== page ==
(Also, when I have had the pleasure visiting some of the citadels of Anglo-Catholicism such as Church of the Advent, Boston, and All Saints, Margaret Street, London, the preaching has been quite fine.)

(I realize that I have conflated having a "high view" of something and doing it well; although I think one implies the other, they aren't the same.)

I don't believe that I've made that connection before, that our sacramentalism may be part of the conflict in the Communion. I'm not sure that that is true, but I honestly don't know; it's an intriguing suggestion. No other part of the Communion has, for example, anything equivalent to our baptismal covenant. This will take some more thinking, but you might be on to something. (I don't think it is straightforward Catholic v. Protestant conflict.)

We're spreading our wings for the UK sometime in September.

Friday, June 10, 2005 1:16:00 AM  
Blogger Gaunilo said...

Man, the more I hear from Thunder the more I'm just jazzed to join the ECUSA in TN!

I felt bad about eavesdropping (and I'm still struggling to get back into the swing of things, blogwise), so I'll ask this (and this is an honest question): to what extent is the earlier emphasis on preaching that was modified by the C20 liturgical renewal a function of the Puritan reform of the Anglical church? Wouldn't the earliest stages of the Anglican church have had the eucharistic focus of the RCC Mass?

As a (self-imposed) exile of an exclusively Word-based form of Christianity, I came to Anglicanism for the centrality of the Eucharist; that said, I think it's helpful to try mediate between the two norms of an predominately eucharistic and a completely homiletic service.

Well said earlier about the interpenetrating of Scripture, tradition, and reason, btw. Doesn't the Christian way of knowing ultimately reduce to this form of the hermeneutical circle?

I also wonder how far we could get in a typology of Christian theologies by weighting those three categories differently for each paradigm (e.g. evangelicalism & Scripture, RCC & tradition, [classical] liberalism & reason).

Friday, June 10, 2005 10:29:00 PM  
Blogger Jason said...

Gaunilo:
Welcome back, and as for eavesdropping -- is that even possible on a blog? (-:

If by the "earliest stages" of the Anglican Church you mean the Celtic Church, I suppose it may have been more Eucharistic -- although sometimes I worry that we are making the Celtic Church bear more historiographical weight than the evidence for it will bear.

The earliest stages of the Church of England under Henry VIII would have considered themselves reformed and might be thought of as "proto-puritan", albeit in a moderate sense -- it would have been moreso under Elizabeth II (which in many ways was the true beginning of the institution we know as Anglicanism). Under James I/VI, it would have also been moderately puritan, as well. I don't know how central the Eucharist would have been (frequency of communion, for example), but my sense is that, as people following in the Calvin/Bucer/etc. vein, they would have had a reasonably high view of the sacrament (although perhaps not so high a view of the ordained ministry), and would not have wanted to submerge it to the word. (Later word-centered churches obviously moved away from maintaining this tension, to their detriment in my view.)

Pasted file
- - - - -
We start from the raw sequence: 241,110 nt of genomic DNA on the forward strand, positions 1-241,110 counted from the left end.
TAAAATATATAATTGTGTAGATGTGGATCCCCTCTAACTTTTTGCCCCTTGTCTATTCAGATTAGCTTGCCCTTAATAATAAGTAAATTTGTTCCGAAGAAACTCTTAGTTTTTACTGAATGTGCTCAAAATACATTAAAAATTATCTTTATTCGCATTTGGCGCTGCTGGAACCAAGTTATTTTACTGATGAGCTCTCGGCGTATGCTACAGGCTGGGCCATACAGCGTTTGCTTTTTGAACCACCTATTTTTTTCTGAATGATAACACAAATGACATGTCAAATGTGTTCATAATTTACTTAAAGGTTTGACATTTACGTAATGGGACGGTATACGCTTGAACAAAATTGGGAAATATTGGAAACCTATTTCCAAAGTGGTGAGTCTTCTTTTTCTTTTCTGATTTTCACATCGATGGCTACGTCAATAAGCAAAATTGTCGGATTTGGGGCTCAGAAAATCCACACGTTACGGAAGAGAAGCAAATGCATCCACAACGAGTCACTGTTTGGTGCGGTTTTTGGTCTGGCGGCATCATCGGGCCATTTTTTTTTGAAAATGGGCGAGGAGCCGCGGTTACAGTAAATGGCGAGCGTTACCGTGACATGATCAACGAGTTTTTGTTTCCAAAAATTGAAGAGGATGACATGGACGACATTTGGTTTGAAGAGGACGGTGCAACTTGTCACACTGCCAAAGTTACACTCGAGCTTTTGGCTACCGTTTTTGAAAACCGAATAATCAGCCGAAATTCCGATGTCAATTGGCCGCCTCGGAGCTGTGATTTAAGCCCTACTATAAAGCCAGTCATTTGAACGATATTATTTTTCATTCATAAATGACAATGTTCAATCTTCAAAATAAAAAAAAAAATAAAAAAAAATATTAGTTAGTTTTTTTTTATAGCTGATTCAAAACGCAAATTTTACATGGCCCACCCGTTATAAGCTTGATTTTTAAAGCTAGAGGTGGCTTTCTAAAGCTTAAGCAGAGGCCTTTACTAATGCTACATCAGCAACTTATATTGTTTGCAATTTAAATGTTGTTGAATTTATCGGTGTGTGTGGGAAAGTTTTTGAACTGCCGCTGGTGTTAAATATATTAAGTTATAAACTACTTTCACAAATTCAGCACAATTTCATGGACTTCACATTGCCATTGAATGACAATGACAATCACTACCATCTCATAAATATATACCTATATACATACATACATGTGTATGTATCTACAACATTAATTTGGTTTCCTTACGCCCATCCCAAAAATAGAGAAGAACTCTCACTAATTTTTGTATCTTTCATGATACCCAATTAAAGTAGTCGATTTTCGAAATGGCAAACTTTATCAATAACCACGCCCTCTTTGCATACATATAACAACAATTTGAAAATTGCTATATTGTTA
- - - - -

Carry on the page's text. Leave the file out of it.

If I were forced to choose -- at gunpoint, say -- I would choose a eucharist-focused service every time. I have spent enough time around exclusively word-centered Christians. But part of what I am driving at is that by forcing the either-or question we miss out on the mutually reinforcing nature of preaching and communion -- and we might slight effort in doing one well at the expense of the other.

The other bit that I am trying to get at, but may not have made crystal clear -- and I am not saying this about either Thunder or Gaunilo -- as Anglicans we simultaneously laud our history and easily forget it. We too easily set up a progression in one way or another -- "liberals" and "evangelicals" would have rather different stories to tell about the Anglican church -- and ignore the counter evidence. Perhaps part of that is just the nature of (hi-)story telling. But we end up denying the muddled, complex nature of our history and the mutable nature of the tradition. And we can write people out as not being "authentic" Anglicans, or not really "understanding the tradition" when they might in fact be taking their cues from a different part of the same tradition. (Thunder's earlier remark about the broadness of the tradition is well put.) This is, again, a way of setting someone aside and not taking them seriously -- and it is something I see in both conservative and liberal Anglicans.

I am glad to have you both as compatriots in the communion, and many other readers as well. We can try to keep each other honest as we also try to be faithful to God.

Sunday, June 12, 2005 9:34:00 PM